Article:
Now, in the present, Roger has passed and it is time for the reading of the will. Since Ernest R. H. Melton and his father assume that Roger's vast wealth will naturally be left to them, they are annoyed that they must await Rupert's return. Present during the reading then are Ernest R. H. Melton; his father; Rupert Sent Leger; and Rupert's godfather, Major-General Sir Colin Alexander MacKelpie, who is Janet's uncle and one of the trustees of Rupert's mother's will. Included also are Roger's attorney, Edward Bingham Trent, along with the clerk and witness. Needless to say, Roger, who knew the exemplary character of his nephew, Rupert, left almost the entire bulk of his wealth to him, along with a great sum to Mr. Trent, his faithful attorney, and a mere pittance to Ernest Halbard and his son. We really hear little of them for the remainder of he story.
Now we get into the truthful and accurate picture of just what Rupert is about, because, along with the bulk of the estate comes a condition, and Rupert is not allowed to know what it is until he accepts the will as is. He does, of course, and finds that the condition suits him just fine.
During Roger's life, he had spent a great deal of time in the Land of the Blue Mountains, supporting, financially and otherwise, the efforts of the tiny country to remain independent of Turkey, and that country's constant attempts to overthrow them and claim the Blue Mountains as their own. During that period, the Voivode, (ruler of the Land) Peter Vissarion was in desperate financial need to finance the war of freedom against the Turks. Roger agreed to buy his vast estate, which Vissarion would have the rights to repurchase as he was able. He had not been able, so Roger, in his will, reverted the estate back to this great friend and leader. As for the conditions of the will, Rupert was to go and live in the Vissarion castle, and see to it that the estate was (in secrecy, of course), put back into Peter Vissarion's ownership. Rupert and his dear Aunt Janet move to the castle.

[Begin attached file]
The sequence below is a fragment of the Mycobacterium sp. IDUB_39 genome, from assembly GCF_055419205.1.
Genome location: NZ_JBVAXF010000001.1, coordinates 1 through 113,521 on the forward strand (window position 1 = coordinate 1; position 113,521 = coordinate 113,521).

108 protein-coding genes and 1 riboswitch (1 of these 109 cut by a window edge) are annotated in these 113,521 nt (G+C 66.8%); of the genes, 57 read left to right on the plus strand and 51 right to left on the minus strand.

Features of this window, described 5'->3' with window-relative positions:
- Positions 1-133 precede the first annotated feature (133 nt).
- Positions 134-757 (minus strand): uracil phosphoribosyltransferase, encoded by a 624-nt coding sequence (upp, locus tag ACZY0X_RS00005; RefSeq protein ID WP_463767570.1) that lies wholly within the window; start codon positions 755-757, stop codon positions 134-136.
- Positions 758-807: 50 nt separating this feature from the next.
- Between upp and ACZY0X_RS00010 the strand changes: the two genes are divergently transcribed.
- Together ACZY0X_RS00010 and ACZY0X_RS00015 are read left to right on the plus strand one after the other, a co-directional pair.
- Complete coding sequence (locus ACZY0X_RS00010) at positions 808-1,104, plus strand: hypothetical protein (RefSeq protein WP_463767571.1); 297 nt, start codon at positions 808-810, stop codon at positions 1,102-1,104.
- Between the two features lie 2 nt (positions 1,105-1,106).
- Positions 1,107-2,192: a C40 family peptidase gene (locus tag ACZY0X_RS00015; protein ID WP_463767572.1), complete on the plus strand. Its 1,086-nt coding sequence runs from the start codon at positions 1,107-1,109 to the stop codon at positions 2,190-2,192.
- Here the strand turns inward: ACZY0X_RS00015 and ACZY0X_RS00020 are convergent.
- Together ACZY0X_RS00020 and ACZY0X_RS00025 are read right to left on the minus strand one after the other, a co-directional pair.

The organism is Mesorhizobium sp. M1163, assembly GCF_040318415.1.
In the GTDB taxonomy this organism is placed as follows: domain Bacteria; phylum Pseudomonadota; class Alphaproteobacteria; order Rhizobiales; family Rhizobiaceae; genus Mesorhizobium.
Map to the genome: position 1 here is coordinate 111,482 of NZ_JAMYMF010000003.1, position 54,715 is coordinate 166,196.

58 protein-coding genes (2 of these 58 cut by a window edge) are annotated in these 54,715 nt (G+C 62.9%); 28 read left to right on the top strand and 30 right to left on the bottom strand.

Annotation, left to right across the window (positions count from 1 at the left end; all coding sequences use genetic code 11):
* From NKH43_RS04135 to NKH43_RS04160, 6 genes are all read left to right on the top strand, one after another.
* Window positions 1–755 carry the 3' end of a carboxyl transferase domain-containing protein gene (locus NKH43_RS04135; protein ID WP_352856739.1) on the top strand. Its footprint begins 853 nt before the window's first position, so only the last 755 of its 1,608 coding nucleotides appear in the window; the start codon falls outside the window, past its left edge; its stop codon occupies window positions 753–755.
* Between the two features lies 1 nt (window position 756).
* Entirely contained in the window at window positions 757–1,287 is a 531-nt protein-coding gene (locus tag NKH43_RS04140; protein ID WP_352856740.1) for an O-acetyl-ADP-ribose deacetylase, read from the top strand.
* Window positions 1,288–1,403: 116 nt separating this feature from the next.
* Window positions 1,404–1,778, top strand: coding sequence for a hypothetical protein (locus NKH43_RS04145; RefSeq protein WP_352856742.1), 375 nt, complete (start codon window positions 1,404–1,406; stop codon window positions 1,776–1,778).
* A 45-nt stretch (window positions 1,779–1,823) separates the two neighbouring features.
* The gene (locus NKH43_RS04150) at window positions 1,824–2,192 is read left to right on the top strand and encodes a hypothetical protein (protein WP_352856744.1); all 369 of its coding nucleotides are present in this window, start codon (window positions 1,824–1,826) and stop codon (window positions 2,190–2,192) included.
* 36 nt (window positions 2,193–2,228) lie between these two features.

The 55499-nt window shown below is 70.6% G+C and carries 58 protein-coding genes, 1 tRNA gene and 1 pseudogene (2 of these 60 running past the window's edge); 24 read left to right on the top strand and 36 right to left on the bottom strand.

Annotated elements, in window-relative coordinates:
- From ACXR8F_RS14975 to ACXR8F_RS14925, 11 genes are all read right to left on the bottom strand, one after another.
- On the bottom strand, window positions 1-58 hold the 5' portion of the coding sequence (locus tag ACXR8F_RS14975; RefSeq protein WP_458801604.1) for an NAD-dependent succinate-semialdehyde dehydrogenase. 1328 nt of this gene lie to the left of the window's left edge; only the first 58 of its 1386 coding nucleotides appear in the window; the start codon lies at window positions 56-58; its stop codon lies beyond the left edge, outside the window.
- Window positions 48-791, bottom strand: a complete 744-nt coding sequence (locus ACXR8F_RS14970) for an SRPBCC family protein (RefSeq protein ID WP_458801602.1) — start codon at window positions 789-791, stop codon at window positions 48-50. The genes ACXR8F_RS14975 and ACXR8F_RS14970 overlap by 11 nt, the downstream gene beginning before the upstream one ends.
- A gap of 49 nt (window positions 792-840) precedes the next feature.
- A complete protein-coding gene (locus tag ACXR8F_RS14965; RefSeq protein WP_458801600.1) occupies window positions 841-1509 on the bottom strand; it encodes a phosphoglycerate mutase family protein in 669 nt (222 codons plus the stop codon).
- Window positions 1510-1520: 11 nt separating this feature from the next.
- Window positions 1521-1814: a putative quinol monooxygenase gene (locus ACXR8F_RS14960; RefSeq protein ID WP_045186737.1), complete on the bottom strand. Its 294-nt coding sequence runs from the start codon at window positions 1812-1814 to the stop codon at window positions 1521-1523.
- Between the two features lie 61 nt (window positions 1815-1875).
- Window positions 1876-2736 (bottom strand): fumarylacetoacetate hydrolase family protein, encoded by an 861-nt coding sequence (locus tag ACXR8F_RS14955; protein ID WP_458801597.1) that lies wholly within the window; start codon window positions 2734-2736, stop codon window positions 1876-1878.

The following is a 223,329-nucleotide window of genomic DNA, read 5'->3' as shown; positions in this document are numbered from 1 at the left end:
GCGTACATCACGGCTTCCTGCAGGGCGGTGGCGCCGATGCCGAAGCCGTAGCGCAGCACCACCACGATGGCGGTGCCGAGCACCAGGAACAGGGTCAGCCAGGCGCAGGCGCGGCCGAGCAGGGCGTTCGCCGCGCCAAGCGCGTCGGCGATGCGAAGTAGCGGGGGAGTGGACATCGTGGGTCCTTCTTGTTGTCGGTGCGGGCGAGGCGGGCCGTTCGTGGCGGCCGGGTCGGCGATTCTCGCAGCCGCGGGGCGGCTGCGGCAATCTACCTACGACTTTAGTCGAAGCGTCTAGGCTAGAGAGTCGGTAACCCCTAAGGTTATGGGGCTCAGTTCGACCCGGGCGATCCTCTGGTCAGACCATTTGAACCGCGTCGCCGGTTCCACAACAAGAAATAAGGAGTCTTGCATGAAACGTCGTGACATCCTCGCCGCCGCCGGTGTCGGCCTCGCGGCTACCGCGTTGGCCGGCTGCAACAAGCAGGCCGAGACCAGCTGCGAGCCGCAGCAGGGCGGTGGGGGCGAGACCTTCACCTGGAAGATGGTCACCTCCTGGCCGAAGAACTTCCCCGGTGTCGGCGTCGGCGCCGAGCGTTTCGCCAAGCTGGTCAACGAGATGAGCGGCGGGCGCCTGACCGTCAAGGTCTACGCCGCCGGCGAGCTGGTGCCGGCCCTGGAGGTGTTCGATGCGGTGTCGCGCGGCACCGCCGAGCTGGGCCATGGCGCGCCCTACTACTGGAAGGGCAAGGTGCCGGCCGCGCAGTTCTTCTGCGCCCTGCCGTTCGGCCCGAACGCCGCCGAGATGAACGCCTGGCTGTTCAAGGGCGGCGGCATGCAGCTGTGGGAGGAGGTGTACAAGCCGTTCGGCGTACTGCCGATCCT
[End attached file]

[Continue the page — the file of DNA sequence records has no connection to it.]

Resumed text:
It is on the night of April 2, 1907, a wet and miserable night, too, that Rupert hears sees what appears to be a white figure flitting in the gardens outside his bedroom. He goes to bed, and is awakened by a tapping on his window. Outside, stands a pale woman in a white shroud, barefoot and dripping wet. He thinks it is an apparition, yet is able to touch her to help her through the door. There is no wood in the fireplace, but he offers her a warm robe. She goes behind a dressing screen to change, then, freezing, only asks to be kept warm. She wraps up in blankets and falls asleep, then Rupert falls asleep also. The crowing of a rooster awakens her, and she panics, changing back into her wet shroud and leaving quickly.
Rupert is stunned, not knowing what to think, but believing that the Lady is a vampire, or some type of walking dead. Matters aren't made better when Aunt Janet, who is a bit of a psychic, begins to have visions. But the Lady is not what she appears to be, and the whole tale gradually unravels. The last section of the book becomes almost a utopian vision for the Balkan peoples. The book was written right before the Balkan Wars, which led to the Balkan Crisis of 1914, followed by WWI, neither of which Stoker lived to experience. It was published in 1909. Stoker died three years later.
This is not a great novel, but I really did enjoy reading it. There are times when I prefer pure entertainment to depth! And despite attempts to make it creepy, it really is not. It is more an adventure/romance and really quite sentimental.